March 11 came and went, and there were no lambs. Gabby looked more miserable with each passing day – and I realized that we had missed a later marking – Gabby wasn’t due until much later – maybe a week or more after that earlier marking. I got up every two hours each night as her true due date approached – I didn’t want to miss her labor or have her deliver lambs into a cold barn without warm colostrum to keep them going. We waited some more.

Finally, Gabby went into labor on Thursday evening, March 22. By 9:00 p.m., she had delivered a lovely 12.2 pound ram lamb we named Rave. Since she had scanned with twins, I waited for the second lamb before going to get a bottle of colostrum to feed him. Finally, after two hours, I saw her expel the placenta and realized that there weren’t going to be two lambs for Gabby – there was only one, and his name was Rave. The expulsion of the afterbirth is a good sign that lambing for that ewe has ended for the year.

I was admittedly disappointed, but as I settled them into a jug and then made my way into the house to get his bottle, I listed all of the reasons I could think of why this was actually a good thing: (1) We had a healthy, good-sized ram lamb from Gabby who she was thrilled to once again mother; (2) with only one bottle lamb, our precious stock of colostrum would easily cover his needs; (3) Less bottle lambs meant less work for me during this very busy time of year; and (4) I still have Gabby’s daughter Olive, who gave us a beautiful ewe lamb named Raspberry this year, and I could always keep her to continue this line. All in all, I thought, we had done quite well. I fed Rave his bottle, set my alarm for 1:30 a.m. for his next feeding, and tried to get some sleep.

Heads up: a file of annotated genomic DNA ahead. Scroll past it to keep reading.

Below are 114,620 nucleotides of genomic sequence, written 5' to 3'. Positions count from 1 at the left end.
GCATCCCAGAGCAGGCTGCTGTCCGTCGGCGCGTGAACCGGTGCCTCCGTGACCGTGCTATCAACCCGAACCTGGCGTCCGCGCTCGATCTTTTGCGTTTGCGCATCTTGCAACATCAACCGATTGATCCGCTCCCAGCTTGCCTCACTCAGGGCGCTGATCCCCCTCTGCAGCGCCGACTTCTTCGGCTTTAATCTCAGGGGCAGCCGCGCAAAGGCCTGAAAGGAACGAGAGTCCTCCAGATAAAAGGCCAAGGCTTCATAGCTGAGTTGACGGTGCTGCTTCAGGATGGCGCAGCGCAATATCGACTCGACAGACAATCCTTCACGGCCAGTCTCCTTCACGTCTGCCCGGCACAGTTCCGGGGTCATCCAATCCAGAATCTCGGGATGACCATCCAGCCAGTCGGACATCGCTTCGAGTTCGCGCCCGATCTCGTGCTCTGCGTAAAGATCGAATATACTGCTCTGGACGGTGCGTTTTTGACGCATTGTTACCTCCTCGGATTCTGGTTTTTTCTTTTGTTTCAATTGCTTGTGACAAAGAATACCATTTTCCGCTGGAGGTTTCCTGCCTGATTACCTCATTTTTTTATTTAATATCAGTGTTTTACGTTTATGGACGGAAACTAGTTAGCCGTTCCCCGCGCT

DOB 3-23-2018: Romeldale/CVM Gabby with twins Raven (E) and Rave (R)